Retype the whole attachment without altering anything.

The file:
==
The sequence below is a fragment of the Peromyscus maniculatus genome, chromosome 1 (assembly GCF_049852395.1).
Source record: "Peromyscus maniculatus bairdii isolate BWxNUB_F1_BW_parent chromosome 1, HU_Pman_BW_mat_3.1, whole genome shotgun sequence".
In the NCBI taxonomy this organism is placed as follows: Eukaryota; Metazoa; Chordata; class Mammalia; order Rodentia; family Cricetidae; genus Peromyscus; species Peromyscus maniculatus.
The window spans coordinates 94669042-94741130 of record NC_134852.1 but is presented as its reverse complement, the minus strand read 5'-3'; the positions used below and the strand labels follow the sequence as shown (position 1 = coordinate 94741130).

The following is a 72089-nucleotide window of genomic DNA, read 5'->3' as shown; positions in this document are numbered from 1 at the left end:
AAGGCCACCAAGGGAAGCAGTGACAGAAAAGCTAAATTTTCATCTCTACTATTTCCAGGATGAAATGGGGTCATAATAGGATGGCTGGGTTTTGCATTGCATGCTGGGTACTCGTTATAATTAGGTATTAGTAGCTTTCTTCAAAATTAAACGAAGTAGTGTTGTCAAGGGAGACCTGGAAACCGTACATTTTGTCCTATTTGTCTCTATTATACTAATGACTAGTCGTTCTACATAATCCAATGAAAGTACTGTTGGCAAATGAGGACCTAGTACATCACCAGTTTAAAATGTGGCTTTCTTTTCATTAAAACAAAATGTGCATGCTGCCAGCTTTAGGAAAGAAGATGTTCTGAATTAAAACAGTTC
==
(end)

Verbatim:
The sequence below is a fragment of the Peromyscus maniculatus genome, chromosome 1 (assembly GCF_049852395.1).
Source record: "Peromyscus maniculatus bairdii isolate BWxNUB_F1_BW_parent chromosome 1, HU_Pman_BW_mat_3.1, whole genome shotgun sequence".
In the NCBI taxonomy this organism is placed as follows: Eukaryota; Metazoa; Chordata; class Mammalia; order Rodentia; family Cricetidae; genus Peromyscus; species Peromyscus maniculatus.
The window spans coordinates 94669042-94741130 of record NC_134852.1 but is presented as its reverse complement, the minus strand read 5'-3'; the positions used below and the strand labels follow the sequence as shown (position 1 = coordinate 94741130).

The following is a 72089-nucleotide window of genomic DNA, read 5'->3' as shown; positions in this document are numbered from 1 at the left end:
AAGGCCACCAAGGGAAGCAGTGACAGAAAAGCTAAATTTTCATCTCTACTATTTCCAGGATGAAATGGGGTCATAATAGGATGGCTGGGTTTTGCATTGCATGCTGGGTACTCGTTATAATTAGGTATTAGTAGCTTTCTTCAAAATTAAACGAAGTAGTGTTGTCAAGGGAGACCTGGAAACCGTACATTTTGTCCTATTTGTCTCTATTATACTAATGACTAGTCGTTCTACATAATCCAATGAAAGTACTGTTGGCAAATGAGGACCTAGTACATCACCAGTTTAAAATGTGGCTTTCTTTTCATTAAAACAAAATGTGCATGCTGCCAGCTTTAGGAAAGAAGATGTTCTGAATTAAAACAGTTC